PttUiiita ockro'eMca'a, Carpoeapia npUadana, Xaiitkotttia zagana, X. haatana, kc. 

The two marked with an asl«risk bare not been recordeil from aiij other 
localities in Hertfordehire. 

I shall be Ter; pleucid to compare notes and diagrams with an; oUier entonno- 
logiste who haTS had experience with motli-traps in other pans of the oounlrj. — 
Fbilip J. Barbaud, Buihe; Heath, Herts: Jamiarg 8rd, ID06. 

Tie aWltide of Salgnt nmeU al r«tl.—lu the summer of 1903 Dr. Dile; 
ealled my attention to the ohserTation by K. U. A. in " A Naturalist on the prowl " 
(p. SOB) that Jfetaailk) umme. Cram., a common Indian butterSy, often settled 
upon bllen leaTet and helped to conceal itself by falling partly on one side. Dr. 
Diley was anxious to see whether there was among allied butterflies any tendency 
to (ucb a habit upon which natural seleclion might work. Careful watching Satgm 
teunU s&Usfled us that it settles upon thp ground " in three motiona " — (1) Ibe 
wings are brougbt together over the back ; [2) the fore-wings are drawn between 
the'hind-wings, BO a« to be for the most part concealed i (8) the whole intact it 
thrown orer to one aide to tlie extent of 3U°, 4if, or even sometimea &u°. Tbey 
appeared to go over to right or left indifferently. 

Subsequently 1 imprisoned a number of butterfliet in a large pasteboard box 
coTered with a piece of glass. Under these oondiliona 1 obserred tliat sometimea 
the third of the above deacribed motiona precedes the eecond. The iniecta asaume 
til* aideWAya attitude or " list " more frequenllj when aettled in aunthioe than in 
alwdow — of Ibis I am oertain. This attitude ia mentianed in Batrett's L^i4optn* 
(lol. i, p. 236). 

Other Satyrida were obaerred in the aanie box. Spinepktle janira oftaa put 
on a list ef l-'<° to 20° ; Parmrge mgeria and tit»gara sometimes showed a " Ual " of 
25°, Lsitly, during ^e aamaier of I9(M scTaral K. hj/penmliMi, wlran in the bat, 
showed a " lilt " of about 20° 



,9 lizeflDy Google 



U; oWnrntions on Indian Satjridi will be found in t, paper read before the 
EnUnnologint Societj of London, DKcauihor 7t1i, I9J4, wtiich will I hope appear in 
tha TranncLiona for 190j.— O. B. LoHOHTirr, UIglilaiida, I'utiwy Heath, 3.W. i 
Jvw»7 nii, 190S. 

Sarpalmt ditBoidtat, F., and Melaeat paraJoxut, L., at LetgUon BtuKinl. — 
la a raomt nomber of the Eat. Ho. Hag. (April, 1001), Uio capture of a Uaok J, 
Emflaa ditooiiltiu, ia recorded bj Hr. Jvoninga from Braadoo. 

Aa baaiing upon the Tariation in the colour of the male of tliia rare beetle, M 
>ell aa for otlMr conaiderationa of intomat, it ma; be well to give a few partioukra 
af ita appearance here. 

During the paat Jul;, AuRuat, and September, I Inve auceoeded in taking in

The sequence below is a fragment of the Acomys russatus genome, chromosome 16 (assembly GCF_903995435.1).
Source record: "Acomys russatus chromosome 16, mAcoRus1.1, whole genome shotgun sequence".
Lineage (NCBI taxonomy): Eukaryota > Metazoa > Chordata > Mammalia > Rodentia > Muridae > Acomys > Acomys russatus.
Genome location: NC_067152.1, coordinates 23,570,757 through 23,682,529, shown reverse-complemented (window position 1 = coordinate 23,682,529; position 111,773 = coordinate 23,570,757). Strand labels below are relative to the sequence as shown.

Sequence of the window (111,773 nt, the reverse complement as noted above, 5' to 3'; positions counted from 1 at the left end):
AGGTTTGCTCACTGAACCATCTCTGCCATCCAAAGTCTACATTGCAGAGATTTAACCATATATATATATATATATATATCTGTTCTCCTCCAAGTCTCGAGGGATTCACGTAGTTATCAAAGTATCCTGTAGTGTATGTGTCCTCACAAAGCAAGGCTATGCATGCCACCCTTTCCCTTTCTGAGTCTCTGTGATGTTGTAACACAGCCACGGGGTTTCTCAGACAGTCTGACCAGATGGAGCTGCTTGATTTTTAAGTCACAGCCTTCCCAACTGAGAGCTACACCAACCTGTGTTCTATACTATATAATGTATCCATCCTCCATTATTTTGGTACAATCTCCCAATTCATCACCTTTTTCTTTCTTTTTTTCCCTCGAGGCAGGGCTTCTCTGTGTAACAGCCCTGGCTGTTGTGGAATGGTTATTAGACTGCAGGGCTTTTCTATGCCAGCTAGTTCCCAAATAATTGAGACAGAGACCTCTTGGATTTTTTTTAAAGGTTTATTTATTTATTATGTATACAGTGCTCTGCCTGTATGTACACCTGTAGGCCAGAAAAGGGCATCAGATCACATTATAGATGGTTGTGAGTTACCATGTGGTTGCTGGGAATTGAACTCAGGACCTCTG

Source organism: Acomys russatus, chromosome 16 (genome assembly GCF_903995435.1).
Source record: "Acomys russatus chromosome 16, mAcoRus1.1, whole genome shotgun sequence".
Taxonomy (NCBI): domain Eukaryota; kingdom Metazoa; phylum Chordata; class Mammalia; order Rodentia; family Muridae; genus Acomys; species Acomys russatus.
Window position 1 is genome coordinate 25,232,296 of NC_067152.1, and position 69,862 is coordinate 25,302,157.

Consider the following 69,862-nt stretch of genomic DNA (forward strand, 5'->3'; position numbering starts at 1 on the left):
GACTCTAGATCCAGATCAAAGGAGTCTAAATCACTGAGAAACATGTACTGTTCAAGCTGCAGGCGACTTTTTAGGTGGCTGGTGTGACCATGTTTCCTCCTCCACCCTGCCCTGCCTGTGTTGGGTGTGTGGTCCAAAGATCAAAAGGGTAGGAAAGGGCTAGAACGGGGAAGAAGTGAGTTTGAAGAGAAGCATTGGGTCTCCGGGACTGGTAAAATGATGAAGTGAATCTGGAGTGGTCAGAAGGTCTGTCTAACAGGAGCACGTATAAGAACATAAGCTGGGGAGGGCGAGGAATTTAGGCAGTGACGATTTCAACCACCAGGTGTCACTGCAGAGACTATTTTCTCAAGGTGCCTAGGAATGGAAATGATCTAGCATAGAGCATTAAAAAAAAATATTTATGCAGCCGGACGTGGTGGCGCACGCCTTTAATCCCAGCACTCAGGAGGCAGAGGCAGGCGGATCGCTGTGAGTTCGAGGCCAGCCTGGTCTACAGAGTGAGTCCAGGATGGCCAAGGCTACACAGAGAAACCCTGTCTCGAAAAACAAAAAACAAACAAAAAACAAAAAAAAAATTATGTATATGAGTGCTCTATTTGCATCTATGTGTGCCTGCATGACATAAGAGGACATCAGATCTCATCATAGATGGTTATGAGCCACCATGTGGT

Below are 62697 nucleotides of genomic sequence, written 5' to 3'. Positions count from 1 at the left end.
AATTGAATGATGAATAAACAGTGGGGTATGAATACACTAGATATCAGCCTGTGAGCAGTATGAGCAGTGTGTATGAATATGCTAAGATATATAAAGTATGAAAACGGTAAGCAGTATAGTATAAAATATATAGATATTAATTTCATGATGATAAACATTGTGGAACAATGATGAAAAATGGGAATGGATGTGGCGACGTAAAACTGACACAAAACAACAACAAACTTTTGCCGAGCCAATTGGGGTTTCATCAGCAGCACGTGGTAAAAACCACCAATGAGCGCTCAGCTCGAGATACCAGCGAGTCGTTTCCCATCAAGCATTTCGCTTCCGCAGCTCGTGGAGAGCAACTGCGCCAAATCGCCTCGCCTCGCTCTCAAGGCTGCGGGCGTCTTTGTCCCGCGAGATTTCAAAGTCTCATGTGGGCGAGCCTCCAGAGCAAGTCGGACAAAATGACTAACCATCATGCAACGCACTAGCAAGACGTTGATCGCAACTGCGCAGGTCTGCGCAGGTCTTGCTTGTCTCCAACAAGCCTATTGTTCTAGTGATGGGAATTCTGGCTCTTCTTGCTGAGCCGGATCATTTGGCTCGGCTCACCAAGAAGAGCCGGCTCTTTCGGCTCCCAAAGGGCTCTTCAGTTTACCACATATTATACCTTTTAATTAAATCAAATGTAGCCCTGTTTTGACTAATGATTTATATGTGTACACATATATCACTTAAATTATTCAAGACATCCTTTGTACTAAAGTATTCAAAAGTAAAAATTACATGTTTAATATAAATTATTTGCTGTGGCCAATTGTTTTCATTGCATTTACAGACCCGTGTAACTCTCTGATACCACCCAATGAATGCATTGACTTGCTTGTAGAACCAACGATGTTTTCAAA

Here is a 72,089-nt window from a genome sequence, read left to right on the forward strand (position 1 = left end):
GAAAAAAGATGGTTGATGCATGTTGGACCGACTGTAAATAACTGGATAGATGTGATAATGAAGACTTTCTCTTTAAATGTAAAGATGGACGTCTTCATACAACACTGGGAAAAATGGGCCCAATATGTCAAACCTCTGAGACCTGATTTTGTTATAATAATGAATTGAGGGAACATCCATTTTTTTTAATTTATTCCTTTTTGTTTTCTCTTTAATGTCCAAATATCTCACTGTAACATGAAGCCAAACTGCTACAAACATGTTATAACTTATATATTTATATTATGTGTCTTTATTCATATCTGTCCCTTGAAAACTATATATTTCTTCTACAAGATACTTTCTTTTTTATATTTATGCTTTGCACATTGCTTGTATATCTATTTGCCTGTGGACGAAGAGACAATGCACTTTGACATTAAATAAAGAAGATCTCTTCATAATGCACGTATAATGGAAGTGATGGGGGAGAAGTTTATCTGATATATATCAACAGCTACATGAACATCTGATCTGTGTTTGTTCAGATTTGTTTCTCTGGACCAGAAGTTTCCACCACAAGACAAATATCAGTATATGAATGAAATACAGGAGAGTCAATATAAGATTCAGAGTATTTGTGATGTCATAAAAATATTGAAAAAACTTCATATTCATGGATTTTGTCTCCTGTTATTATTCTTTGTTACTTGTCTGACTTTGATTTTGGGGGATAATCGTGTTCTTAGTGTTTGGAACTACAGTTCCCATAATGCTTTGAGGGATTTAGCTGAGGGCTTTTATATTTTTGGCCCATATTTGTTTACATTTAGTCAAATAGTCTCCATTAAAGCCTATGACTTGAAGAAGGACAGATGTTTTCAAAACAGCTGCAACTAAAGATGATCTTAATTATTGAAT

tlH neighbourhood twentj-fvur eiaraples of the S , togethur with which 1 waa 
pNHnt when two or three more were laken b; ui; brother, Ur. L. &. Crawahi^j, 
uid it ia interesting to note that all without etception were bright green in colour. 
Ncr doea Canon Fowlar in hii " Britiih Coleoptcra " nienliun the black farm of 
tim g, I maj add that $ a occurred in about equal proportion! to the J a, together 
iDKnintiiig to 6flj apeeimeni. I do nob know whether U, ditcoidtMi lua preTioual; 
bean recorded from thia part of Bedfordahire, though Canon Fowler mantioni 
Wohnm, 9 milea dialant, and Sand;, on the other aide of the eoiint;, aa localitiea. 

Aa to ita habitat here, it aeema to be partial to a eultiratad landj soil rather 
than bealha and poor aand; phcea, for, although m; acarch for it had prerioual; 
haen diraotod eepecaall; toward* the latter, two a|ieoimeni onl; oeourred then, 
«Ue th* ramaiader ««Te taken on the bordera of three different ploo^ied delda in 
rtieh tlae remaini of ra*nure were Tiaibla, and which were oocupied at tb« l*Die bj 
onpa sT a late potato. Mr. C. O. Watarhouae kindl; looked orer half of theae 
■pcdmena and confirmed them. 

Of Mataeat paradox*; L., one apecimen, a 3 , beat«n from a birch buah b; m; 
brother, Ur. L. B. Crawaha;, on September 3rd, 1902, rereated the preaenoe of thia 
qMcis* of beetle ia the neighbourhood of Leighton Buuard. 

Id 1908 further caaual beating waa without auooeH. Thia ;ear 1 rcaolred to 
■Mteh for it in woapa' neata, and met with the following reaulta. 

Out of flxe neata examined, four ( Fatpa valsarU, Linn.), contained Mettmnu in 
CM *agt or anoAcT of ita eiiatence, together with lartn, pupte, and imagjnea of 
•tapa. 

In the fifth neat ( Fetpa gtrmaxiea. Fab.) frooi whMi tha beetle waa abaent, all 
the eella but aii had been raoited b; the waapa, and naarl; all the comnuaitjr awe 
gem. The neata were aituated on the borden of a wood, within three quarten of a 
mila of each other, and of the phwe where Uie original g bad been diacoTered. 

The following particulan of theae oaata ma; be intereating :— 



Ooauauslt;. Deattnjiad. wupa pnaanL praaeut. 

r 1 Urra.